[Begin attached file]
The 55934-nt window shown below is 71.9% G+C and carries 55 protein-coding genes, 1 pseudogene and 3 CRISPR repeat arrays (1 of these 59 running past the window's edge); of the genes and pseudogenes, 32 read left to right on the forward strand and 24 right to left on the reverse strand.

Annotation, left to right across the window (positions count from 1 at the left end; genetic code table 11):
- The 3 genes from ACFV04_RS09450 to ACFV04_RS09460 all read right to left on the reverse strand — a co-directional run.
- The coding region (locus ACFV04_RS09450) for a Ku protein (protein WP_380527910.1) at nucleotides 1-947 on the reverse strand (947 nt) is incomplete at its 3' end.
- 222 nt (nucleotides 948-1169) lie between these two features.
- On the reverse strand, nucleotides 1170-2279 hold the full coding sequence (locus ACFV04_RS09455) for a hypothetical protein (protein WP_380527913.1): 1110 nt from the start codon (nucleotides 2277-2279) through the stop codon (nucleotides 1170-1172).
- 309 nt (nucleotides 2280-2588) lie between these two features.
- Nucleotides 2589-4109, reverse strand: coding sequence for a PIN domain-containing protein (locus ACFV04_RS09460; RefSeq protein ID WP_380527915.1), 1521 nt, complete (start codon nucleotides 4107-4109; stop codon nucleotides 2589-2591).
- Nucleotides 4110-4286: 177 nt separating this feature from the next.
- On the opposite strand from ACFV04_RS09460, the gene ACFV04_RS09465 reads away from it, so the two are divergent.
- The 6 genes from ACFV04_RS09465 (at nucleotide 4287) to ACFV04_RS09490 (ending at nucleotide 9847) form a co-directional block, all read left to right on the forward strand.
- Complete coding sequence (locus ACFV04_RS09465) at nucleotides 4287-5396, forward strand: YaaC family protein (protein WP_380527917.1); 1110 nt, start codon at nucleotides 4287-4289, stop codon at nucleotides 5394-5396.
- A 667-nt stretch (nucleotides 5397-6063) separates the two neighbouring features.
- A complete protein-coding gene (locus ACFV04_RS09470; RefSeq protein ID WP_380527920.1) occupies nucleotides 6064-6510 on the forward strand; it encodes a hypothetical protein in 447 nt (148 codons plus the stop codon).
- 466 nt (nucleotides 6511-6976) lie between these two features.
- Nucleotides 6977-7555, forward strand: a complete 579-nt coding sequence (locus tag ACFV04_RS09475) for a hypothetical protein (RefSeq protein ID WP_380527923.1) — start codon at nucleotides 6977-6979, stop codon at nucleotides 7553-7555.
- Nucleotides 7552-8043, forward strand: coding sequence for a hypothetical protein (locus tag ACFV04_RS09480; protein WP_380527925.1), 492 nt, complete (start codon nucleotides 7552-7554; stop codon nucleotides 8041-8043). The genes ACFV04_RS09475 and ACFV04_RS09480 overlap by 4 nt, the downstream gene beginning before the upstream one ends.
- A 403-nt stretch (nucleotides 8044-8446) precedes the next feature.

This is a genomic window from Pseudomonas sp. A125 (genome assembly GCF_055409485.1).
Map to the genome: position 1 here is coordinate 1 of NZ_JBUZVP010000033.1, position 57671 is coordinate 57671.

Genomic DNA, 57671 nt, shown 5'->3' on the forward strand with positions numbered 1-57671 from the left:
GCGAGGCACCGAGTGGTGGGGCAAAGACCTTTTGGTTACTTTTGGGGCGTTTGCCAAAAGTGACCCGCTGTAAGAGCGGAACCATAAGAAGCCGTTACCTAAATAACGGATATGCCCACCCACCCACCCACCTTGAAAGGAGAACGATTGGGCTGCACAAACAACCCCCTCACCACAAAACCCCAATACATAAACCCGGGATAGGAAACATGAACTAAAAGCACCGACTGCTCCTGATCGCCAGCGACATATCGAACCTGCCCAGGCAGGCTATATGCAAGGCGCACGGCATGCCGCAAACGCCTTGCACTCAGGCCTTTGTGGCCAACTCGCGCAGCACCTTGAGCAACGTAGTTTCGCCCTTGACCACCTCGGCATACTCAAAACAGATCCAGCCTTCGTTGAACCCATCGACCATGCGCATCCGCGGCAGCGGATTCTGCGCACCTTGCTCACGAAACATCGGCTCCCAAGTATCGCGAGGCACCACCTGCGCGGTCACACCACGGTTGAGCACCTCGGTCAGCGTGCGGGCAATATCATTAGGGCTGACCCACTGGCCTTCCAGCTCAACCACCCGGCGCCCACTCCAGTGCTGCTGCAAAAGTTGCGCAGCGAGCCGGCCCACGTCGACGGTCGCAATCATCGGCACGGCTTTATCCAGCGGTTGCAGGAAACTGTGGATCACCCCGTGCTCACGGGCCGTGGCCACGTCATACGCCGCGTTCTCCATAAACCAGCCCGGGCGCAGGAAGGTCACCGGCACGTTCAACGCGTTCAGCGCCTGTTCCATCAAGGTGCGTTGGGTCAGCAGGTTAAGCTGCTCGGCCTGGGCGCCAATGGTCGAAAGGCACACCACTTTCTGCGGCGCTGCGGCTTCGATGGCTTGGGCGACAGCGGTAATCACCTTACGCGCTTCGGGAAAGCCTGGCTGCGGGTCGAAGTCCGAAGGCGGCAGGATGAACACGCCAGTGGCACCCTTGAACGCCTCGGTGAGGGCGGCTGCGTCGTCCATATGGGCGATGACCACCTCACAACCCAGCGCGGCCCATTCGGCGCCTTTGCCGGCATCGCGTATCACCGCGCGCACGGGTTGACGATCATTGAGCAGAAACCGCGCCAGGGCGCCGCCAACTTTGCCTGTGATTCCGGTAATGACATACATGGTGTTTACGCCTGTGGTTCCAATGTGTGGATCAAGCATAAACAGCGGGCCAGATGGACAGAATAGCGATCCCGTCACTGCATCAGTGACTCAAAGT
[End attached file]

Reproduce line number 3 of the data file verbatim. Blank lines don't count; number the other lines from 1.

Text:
- The 3 genes from ACFV04_RS09450 to ACFV04_RS09460 all read right to left on the reverse strand — a co-directional run.